Census information vital to city funding, officials say
Last updated 7/11/2019 at 8:19pm | View PDF
Funding to local cities is dependent on every individual filling out a census form, local mayors and other officials said at a media event on Friday. And no matter what the answers on the form are, no one should be fearful of what the information will be used for.
The importance of completing the 2020 census and the high stakes for Kern County were discussed at the media blitz held Friday in Bakersfield.
The message to all of the smaller communities within Kern County and throughout America was that everyone needs to be vigilant about filling out the 2020 census forms so that everyone can be counted.
"When people don't fill out the census, funding won't be available for their communities," Sandy Close, of Ethnic Media Services, said. "The citizenship issue is at the forefront of today's news."
Fear was the operative word used when discussing filling out the census packet. The only reason the Census Bureau collects information is to produce statistics, census officials said. And they assured the public that personal information may not be used against anyone filling out their census form.
Any violation of privacy laws dealing with census information can include five years imprisonment or a fine up to $250,000.
California Complete Count – the coalition encouraging full participation -- has three goals: 1) to monitor federal and state information; 2) to dispel misinformation; and 3) to continue to highlight Title 13, the security of public information by enforcing privacy laws and so that individual data is never published and it is against the law to disclose or publish private information that identifies an individual, including names, addresses, GPS coordinates, Social Security numbers and telephone numbers.
The four local mayors who addressed the attendees included Alex Garcia from Wasco, Joseph Aguirre of Delano, Jose Gurrola of Arvin and Manuel Cantu of McFarland.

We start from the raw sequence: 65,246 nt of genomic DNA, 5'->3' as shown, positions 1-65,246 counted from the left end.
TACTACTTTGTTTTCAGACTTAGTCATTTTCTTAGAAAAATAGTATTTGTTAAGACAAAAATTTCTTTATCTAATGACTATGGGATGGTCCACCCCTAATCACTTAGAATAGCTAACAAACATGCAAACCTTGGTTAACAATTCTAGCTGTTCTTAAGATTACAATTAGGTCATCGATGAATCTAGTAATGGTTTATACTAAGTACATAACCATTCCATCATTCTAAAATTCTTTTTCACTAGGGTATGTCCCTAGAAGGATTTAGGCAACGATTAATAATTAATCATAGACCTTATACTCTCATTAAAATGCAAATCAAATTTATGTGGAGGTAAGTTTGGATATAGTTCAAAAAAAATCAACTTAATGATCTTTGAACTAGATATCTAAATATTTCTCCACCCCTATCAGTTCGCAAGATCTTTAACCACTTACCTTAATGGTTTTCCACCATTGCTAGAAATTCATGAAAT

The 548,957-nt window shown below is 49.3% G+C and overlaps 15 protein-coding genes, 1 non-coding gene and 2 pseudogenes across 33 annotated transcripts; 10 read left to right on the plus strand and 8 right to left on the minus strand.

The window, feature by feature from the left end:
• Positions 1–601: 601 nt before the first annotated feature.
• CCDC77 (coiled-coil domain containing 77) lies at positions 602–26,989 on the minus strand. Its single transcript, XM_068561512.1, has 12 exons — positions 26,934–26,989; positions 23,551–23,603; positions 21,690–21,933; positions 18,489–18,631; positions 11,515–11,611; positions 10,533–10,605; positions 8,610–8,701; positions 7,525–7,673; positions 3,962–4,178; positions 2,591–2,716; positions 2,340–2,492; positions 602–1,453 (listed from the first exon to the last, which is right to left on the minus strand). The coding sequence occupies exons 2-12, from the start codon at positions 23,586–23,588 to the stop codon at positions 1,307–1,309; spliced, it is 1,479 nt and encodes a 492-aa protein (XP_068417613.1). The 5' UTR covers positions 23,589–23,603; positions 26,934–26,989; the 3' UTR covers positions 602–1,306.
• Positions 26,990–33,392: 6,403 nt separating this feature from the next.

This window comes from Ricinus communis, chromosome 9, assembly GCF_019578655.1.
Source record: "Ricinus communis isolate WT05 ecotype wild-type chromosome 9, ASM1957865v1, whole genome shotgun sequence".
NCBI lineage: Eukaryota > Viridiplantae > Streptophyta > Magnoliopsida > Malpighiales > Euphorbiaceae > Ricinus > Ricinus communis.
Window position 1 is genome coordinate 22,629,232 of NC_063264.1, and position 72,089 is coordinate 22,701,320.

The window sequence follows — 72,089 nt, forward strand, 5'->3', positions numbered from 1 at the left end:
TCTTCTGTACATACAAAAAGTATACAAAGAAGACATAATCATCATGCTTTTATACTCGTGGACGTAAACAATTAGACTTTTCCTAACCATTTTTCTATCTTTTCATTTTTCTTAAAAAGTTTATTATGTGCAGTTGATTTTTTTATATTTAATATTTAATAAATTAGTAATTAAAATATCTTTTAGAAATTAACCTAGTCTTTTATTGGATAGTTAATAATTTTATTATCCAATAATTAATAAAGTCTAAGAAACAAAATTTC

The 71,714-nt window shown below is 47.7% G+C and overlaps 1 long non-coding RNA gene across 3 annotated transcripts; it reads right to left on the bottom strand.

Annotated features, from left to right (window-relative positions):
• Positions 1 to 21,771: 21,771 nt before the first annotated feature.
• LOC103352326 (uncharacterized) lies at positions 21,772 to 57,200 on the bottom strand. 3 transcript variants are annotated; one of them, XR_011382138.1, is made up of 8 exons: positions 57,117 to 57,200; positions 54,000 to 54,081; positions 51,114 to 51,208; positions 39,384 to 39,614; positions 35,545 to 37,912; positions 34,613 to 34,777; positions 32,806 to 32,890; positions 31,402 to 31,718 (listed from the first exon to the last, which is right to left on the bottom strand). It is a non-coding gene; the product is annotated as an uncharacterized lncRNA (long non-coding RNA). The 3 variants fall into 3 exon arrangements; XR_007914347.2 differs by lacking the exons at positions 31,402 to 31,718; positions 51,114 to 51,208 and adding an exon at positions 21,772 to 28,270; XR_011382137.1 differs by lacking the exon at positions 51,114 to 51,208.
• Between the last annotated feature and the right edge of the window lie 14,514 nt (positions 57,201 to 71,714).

Professor Ed Flores of the University of California at Merced asked the audience the question, "Why do demographics make a difference?"
They make a difference because without an accurate census count, government funding of programs for different communities would not be accurate. "Our funding is based on our census count," Flores said.
Every 10 years, a national census enables funding for special programs, including housing, jobs, healthcare, etc.
"In 1990, rural California had the highest risk (6.4%) of being undercounted, and Kern County was higher than that." Flores said.
Flores said that if we don't have the numbers, we won't have the programs for anyone. "Zero to five-year-olds in households has not been regularly counted," he said.
Flores also mentioned that 2020 will provide information for economic development.
The mayors emphasize the importance of full participation.
"Make us known," Wasco Mayor Alex Garcia said. "We must get our fair share of funding."
"We don't get resources unless we are counted," Delano Mayor Joseph Aguirre said.
Aguirre used the Delano Regional Medical Center as an example, explaining how funding affects its operations. "If we don't get the numbers of all our residents, we lose funding for programs that are needed."
Arvin Mayor Jose Gurrola agreed with peers, saying that filling out the forms is critical to getting a fair share of funding.
Additionally, Former Arvin city council member Raji Brar and part of the South Asian community told the attendees that she is Punjabi and until 2020, they have not been counted in the census as a group. "This is the first year we will be counted," she said.
"About 25,000 American Indians live in Kern County," Sandra Hernandez from the Tejon Indian Tribe said. "The impact of the count will mean healthcare benefits, mental health benefits and dental services for everyone."
The Rural Action Network of Kern County's Kathleen Weinstein pointed to the homeless population in the mountain communities such as Frazier Park. "There is a lot of mentally ill living in our rural mountain communities," Weinstein said. "They need healthcare. There is a large transient population in the area that needs looking after as well."